The housing market is somewhat of a bright spot for the economy despite the U.S.'s continuous struggle with weaker exports and slowing global growth, the Fannie Mae Economic & Strategic Research Group reported Friday. The macroeconomic picture in the U.S. continues to battle economic headwinds—namely a September jobs report that came in below expectations and an appreciating dollar which will pressure the already growing U.S. trade deficit, Fannie Mae said. Yet, housing remains in a fairly positive zone, considering all of the factors weighing it down.
The GSE research group noted that single-family and multifamily starts—as well as existing home sales—may have dropped in August, but new home sales reached a high during the same month and builder confidence rose in September. The National Association of Home Builders/Wells Fargo Housing Market Index saw confidence in the new single-family home construction index rise one point to a level of 62 on a scale of 100, the highest reading since October of 2005, NAHB said in September. The same month, the association estimated that 1 point 1 million total housing starts will be recorded in the U.S. this year.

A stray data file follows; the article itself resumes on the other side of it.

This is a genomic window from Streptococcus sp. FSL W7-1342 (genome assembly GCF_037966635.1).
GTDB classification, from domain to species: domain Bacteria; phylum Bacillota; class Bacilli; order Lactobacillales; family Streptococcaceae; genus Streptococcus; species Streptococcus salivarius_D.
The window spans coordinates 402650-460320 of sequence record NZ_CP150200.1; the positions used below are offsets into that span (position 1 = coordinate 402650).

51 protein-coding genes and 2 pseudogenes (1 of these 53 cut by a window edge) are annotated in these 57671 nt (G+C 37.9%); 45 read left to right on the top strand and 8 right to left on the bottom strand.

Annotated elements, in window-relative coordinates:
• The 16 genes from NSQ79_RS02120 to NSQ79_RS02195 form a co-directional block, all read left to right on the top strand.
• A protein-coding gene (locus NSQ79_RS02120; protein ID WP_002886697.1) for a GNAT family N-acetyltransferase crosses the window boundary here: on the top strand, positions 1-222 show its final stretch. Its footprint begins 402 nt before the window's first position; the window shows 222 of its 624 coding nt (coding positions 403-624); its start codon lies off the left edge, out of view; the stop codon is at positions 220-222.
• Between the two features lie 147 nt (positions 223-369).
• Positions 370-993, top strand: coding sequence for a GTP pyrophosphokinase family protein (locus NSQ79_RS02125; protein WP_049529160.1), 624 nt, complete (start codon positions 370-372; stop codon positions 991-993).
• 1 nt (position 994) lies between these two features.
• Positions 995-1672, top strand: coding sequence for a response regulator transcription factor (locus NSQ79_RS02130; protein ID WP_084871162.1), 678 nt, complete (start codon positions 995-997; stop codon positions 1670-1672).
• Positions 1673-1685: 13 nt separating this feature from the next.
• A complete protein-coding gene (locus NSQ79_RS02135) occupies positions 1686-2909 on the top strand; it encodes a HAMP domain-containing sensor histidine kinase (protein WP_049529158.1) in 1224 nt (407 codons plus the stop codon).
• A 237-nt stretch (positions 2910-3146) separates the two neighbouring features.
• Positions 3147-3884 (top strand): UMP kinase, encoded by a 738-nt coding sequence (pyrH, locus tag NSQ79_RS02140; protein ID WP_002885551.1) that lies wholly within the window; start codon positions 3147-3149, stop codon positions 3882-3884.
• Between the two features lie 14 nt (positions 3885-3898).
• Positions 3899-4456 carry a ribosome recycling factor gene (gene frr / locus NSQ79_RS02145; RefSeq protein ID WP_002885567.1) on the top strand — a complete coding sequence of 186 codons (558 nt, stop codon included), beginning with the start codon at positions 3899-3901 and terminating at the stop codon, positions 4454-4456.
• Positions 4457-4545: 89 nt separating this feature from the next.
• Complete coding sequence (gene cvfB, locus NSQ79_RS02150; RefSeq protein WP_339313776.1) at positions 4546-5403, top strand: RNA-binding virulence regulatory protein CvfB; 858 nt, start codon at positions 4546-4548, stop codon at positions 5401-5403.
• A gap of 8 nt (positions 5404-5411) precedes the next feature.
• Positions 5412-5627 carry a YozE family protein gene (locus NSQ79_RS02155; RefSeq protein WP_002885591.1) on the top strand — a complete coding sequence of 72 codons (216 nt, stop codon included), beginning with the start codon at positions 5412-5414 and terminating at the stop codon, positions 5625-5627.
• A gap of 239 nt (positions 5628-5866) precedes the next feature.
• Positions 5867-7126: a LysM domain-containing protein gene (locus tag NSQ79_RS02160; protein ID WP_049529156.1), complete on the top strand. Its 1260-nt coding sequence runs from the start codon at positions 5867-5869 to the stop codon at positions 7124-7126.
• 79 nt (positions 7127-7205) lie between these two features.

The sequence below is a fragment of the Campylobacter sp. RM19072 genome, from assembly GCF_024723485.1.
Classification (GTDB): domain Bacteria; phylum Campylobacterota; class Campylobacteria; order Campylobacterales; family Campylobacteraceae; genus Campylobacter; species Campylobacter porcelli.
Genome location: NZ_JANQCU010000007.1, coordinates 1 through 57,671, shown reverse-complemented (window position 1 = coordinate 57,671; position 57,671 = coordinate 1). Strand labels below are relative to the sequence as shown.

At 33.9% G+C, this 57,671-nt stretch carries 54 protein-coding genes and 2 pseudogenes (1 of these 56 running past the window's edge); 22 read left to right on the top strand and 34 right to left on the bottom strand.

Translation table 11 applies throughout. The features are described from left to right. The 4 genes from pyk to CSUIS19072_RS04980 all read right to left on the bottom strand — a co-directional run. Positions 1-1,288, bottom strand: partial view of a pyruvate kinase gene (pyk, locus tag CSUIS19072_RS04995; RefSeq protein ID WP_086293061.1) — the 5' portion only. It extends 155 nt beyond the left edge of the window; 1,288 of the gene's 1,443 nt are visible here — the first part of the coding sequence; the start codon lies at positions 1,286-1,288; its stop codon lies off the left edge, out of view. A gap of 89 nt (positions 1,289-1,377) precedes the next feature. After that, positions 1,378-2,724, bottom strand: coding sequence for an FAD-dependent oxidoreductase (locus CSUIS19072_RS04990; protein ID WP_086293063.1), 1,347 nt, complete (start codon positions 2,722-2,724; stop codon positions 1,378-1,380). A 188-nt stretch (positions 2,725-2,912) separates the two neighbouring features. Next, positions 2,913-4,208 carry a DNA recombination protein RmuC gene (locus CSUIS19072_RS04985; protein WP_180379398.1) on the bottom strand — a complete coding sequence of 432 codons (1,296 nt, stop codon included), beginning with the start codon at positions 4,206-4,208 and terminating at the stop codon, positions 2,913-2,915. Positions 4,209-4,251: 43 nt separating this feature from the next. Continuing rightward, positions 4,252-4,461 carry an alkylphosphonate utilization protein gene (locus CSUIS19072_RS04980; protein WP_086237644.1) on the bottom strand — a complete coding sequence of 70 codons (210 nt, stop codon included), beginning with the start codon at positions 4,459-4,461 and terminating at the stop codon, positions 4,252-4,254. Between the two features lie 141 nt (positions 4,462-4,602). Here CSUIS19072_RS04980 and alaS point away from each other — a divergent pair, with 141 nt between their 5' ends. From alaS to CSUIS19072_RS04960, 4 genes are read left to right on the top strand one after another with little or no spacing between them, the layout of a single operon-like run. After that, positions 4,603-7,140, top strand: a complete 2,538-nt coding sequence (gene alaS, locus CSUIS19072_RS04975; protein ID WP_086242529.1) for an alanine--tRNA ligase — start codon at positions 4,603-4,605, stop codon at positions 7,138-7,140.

The Mortgage REIT sector—an investment class in which participants invest in secondary market mortgages—is unlikely to catch a break in the third quarter due to rate uncertainty, quick prepayments and spread widening, analysts with Keefe, Bruyette & Woods said Friday. Still, the single-family rental segment continues to look fairly solid. KBW called the third quarter difficult and estimates mREIT book values will fall 3 point 5 percent quarter-over-quarter, with more mREITs reporting earning misses than positive results.